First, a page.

According to the latest reports from Somalia, citing people who have recently arrived in London, Aydeed has begun taking several measures to consolidate his authority. The destroyed ministries’ buildings have been restored to house his government’s administration. Ministers in Aydeed’s government have begun reporting to work regularly every morning. Aydeed’s police forces have begun collecting the heavy weapons from the tribal militias that supported him. The heavy equipment and weapons will be painted in one color in preparation for the establishment of a single Somali Army. Former police officers and army soldiers are being regrouped, and centers have been opened for their training and rehabilitation. Aydeed’s private militia has undergone training and has been turned into a force for his personal protection. On the administrative level, reports from Mogadishu indicate that Aydeed has imposed taxes on many imported goods and private property. At the same time, Aydeed pumped about 50 billion Somali shillings ($5 million) into the money market to revive trade and the economy. At the beginning of October, the Islamic Conference Organization convened a conference for all Somali factions in Jeddah. Aydeed himself did not attend the conference, but he sent a delegation. This conference ended with an important political statement, calling for a preparatory conference in Somalia before the end of November to form an acceptable national government and try to end the war between the clans. The conference also called for the adoption of the Shari’a as a source of legislation in Somalia.
AL-MAJALLAH asked Ali Hassan, a prominent Aydeed adviser in London, why the general did not attend the Jeddah conference. He said: “The general received an invitation addressed to him as the leader of the United Somalia Congress and not as the legitimate president of the country.” The strangest thing in Aydeed’s behavior is that he is a president striving for legitimacy that he does not have. Will Aydeed’s sole legitimacy be the irreversible legitimacy?
Islamic Courts, Reconciliation Councils Viewed
London AL-MAJALLAH in Arabic
15-21 Oct 1995 p 30
[Report by ‘Umar al-Ansari]
Mogadishu - The new phenomenon that has begun to impose itself on the Somali political scene is the Islamic courts. They have begun proving themselves, although they have been in existence for no more than three years.
Shaykh Sharif Muhidin, president of the Somali Shari’a courts, has affirmed that the Shari’a courts are the only thing that can lead Somalia to safety, after all the agreements have failed. He noted that the Shari’a is the only thing on which the Somalis agree.
Shaykh Muhidin added that what these courts have accomplished in such a short time shows that the Somali Muslim people have accepted them. It is noteworthy that the Islamic courts, which began operating in Mogadishu, have gradually spread to many provinces, particularly in the center, the south, and the northeast.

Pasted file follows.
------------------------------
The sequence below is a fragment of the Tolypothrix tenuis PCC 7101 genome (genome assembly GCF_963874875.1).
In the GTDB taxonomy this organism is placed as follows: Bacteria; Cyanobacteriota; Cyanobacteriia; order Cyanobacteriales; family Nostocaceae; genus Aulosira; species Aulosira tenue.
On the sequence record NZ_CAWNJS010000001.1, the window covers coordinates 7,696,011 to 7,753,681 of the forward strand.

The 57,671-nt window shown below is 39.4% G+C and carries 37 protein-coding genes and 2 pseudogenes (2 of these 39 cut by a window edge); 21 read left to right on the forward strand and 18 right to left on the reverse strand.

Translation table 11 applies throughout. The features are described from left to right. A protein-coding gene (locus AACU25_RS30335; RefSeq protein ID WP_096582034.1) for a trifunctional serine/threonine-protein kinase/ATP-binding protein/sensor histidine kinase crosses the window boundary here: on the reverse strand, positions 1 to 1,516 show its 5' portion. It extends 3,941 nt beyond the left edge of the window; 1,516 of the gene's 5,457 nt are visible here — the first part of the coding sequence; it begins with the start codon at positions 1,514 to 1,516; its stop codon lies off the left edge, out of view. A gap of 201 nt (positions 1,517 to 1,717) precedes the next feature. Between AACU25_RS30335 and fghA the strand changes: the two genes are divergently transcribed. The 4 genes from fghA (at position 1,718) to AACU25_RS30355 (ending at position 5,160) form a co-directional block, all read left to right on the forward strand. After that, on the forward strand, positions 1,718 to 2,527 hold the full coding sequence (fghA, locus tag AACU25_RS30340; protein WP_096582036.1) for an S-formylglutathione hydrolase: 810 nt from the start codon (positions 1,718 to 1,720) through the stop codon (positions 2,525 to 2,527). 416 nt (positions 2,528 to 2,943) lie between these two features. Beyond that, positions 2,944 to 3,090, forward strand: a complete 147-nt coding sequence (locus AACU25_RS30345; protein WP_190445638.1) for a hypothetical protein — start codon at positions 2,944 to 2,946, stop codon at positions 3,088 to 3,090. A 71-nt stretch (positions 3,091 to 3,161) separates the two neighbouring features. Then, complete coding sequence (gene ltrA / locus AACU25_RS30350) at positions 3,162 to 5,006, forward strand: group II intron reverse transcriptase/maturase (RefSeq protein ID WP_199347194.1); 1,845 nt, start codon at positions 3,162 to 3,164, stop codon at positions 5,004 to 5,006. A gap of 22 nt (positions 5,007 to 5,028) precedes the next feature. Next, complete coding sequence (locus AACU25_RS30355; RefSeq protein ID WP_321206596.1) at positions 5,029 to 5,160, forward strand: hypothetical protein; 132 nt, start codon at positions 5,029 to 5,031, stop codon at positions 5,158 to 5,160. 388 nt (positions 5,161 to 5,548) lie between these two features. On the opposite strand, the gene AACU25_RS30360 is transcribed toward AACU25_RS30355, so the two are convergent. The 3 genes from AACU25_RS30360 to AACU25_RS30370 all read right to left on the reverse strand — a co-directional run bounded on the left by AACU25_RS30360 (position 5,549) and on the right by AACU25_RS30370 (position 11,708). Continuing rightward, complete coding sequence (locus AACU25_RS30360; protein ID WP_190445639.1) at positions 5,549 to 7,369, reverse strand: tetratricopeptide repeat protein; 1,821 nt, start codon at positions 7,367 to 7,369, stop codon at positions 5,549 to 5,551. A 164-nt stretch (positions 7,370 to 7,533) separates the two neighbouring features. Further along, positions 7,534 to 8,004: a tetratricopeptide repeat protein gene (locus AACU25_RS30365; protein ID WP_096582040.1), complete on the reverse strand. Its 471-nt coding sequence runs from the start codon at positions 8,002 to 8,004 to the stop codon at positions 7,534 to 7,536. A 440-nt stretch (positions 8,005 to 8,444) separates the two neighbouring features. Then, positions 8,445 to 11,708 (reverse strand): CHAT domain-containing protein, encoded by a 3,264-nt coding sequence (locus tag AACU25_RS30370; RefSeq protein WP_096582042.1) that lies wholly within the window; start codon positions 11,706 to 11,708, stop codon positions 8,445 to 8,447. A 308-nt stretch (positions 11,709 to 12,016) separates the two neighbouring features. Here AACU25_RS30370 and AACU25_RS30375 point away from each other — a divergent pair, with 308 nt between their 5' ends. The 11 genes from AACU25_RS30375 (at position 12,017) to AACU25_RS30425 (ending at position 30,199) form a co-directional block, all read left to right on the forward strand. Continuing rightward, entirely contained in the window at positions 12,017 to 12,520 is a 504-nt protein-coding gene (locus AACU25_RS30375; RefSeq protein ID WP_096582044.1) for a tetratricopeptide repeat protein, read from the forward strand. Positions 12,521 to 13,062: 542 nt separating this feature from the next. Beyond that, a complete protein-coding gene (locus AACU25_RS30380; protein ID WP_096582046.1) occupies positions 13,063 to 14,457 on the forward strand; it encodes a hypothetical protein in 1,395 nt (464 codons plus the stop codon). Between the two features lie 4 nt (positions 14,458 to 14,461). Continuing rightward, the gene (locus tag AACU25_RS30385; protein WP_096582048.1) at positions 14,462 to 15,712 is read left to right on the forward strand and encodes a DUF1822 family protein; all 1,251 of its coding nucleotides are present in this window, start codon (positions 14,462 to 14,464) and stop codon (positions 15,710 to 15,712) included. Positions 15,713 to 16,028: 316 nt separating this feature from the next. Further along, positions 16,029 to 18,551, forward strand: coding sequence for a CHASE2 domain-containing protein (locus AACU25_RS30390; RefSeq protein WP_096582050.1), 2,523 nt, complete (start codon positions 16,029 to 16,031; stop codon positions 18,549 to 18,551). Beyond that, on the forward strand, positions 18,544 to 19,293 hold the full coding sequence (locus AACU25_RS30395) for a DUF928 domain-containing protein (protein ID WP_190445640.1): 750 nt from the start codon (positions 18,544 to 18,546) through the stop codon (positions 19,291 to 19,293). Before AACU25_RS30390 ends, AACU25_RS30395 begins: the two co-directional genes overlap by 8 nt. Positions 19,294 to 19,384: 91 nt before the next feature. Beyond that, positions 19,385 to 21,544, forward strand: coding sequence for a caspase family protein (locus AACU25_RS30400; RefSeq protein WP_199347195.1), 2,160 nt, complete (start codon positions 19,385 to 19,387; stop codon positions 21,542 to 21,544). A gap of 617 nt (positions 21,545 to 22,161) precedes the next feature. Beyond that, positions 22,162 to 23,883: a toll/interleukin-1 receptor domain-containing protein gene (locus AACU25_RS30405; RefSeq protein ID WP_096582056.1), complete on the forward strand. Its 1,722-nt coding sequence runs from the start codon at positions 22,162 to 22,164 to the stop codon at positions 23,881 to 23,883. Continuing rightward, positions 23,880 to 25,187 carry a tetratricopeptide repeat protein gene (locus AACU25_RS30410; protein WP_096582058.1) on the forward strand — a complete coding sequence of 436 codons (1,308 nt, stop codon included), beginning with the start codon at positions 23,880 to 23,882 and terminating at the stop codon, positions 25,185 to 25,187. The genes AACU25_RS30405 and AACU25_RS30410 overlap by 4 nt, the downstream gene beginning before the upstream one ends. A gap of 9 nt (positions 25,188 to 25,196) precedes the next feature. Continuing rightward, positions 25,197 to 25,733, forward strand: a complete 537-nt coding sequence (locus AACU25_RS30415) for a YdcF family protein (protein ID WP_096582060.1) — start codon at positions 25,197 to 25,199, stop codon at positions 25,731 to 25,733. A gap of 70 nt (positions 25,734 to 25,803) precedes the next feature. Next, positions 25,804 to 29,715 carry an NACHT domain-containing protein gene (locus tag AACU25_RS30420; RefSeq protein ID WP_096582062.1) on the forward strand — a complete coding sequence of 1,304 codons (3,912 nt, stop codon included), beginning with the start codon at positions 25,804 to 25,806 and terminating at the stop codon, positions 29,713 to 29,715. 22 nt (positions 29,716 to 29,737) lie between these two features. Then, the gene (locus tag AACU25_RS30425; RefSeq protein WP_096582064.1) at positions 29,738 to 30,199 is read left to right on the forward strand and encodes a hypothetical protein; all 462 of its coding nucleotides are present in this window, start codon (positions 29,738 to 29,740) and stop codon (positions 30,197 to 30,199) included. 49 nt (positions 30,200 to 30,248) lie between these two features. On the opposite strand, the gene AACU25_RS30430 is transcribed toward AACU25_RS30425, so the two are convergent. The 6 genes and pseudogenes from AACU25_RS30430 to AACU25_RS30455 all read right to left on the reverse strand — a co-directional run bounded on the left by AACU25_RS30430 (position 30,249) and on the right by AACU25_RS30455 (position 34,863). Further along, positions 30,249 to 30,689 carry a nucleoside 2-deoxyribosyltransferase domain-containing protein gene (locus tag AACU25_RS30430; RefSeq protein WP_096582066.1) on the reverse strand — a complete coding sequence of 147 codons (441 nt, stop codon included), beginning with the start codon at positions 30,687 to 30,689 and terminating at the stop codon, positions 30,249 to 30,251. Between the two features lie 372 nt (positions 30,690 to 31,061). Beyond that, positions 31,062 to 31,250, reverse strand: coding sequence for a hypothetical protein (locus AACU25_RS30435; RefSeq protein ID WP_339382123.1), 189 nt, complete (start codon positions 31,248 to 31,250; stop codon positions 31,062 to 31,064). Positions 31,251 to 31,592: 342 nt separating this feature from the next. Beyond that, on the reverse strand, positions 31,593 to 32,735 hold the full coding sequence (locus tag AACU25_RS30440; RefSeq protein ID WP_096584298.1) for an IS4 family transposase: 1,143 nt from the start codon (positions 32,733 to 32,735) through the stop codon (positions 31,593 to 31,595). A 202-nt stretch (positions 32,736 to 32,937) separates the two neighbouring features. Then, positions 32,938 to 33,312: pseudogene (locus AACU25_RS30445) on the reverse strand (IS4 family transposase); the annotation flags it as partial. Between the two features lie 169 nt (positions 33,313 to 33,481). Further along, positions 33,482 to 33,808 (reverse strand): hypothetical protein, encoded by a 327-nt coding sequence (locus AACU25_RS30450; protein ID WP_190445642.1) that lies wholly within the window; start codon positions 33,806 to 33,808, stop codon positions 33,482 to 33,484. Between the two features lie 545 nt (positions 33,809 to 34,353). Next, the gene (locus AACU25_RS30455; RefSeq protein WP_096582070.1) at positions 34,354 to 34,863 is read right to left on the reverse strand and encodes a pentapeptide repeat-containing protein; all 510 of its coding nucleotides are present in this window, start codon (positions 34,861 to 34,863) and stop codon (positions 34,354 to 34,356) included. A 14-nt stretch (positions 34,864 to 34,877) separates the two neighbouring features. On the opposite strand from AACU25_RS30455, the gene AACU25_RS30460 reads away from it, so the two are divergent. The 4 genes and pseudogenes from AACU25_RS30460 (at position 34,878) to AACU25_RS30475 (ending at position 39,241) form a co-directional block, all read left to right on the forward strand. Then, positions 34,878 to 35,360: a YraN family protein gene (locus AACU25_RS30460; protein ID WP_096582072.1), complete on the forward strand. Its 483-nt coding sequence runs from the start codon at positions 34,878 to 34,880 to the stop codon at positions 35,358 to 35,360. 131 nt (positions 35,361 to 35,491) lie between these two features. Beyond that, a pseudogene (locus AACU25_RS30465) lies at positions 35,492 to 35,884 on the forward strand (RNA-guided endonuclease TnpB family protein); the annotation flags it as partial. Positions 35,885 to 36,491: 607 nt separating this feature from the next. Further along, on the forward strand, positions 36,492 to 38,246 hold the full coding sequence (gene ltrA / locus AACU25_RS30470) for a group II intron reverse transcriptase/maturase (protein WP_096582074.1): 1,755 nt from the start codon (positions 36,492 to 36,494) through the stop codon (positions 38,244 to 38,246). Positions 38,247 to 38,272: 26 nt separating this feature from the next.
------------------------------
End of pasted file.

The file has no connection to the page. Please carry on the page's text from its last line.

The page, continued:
Some Muslim ulama’ have reservations regarding the Shari’a courts, because, they think, only a judge can apply the Shari’a. This is something that Somalia lacks by virtue of its circumstances. However, the Somalis object to this, insisting that these courts were established by people who can interpret the Shari’a. They also say that the people accept them. Had it not been for these courts, there would have been no stability and the gangs would have continued to carry out their criminal actions. The Somali reconciliation councils also have played a big role on the popular level. They continue to carry out different activity. There are two reconciliation councils in Somalia. One of them is the Somali Reconciliation Council, which Somali academicians have established. Dr. Abdirahman Maalin, a Canadian citizen, is the chairman of this council. His deputy is Dr. Ali Shaykh Ahmed Abukar, a professor at the (former) King Sa’ud University in Saudi Arabia.
The two men mobilized a number of Somali academicians, notables, and scholars. The council has achieved big successes on the popular level. It has so far persuaded many Somalis to abandon violence and tribal fanaticism. The council holds reconciliation meetings between conflicting parties. It has prevented war between two tribes after one of them kidnapped a child of the sultan of the other tribe.
Council Chairman Dr. Abdirahman Maalin says that the council is undertaking its work gradually from the bottom upward. Dr. Maalin hopes that the council would achieve a comprehensive reconciliation among the various Somali tribes within a very short time.
The second group working for reconciliation is composed of notables and sultans. The Somali Reconciliation Council seeks the help of this group, which is controlled by lawyers from the Habr Gedir tribe, to which Aydeed belongs. This group has also achieved big successes. It has initiated a reconciliation between the two main warlords, Ali Mahdi and Aydeed. Its chairman Dr. Hasan Dambal has confirmed that the council has secured an agreement in principle from Ali Mahdi to accept the solution the Somali notables will work out. However, Aydeed still represents an obstacle to their efforts. Dr. Dambal confirms that if Aydeed refuses to accept the council’s solution within the next three months, the council and the Habr Gedir tribe will abandon him. According to Dr. Dambal, Aydeed is a general commanding a tribe and not an army. The tribe lends him support. If he rejects peace, the tribe will definitely abandon him.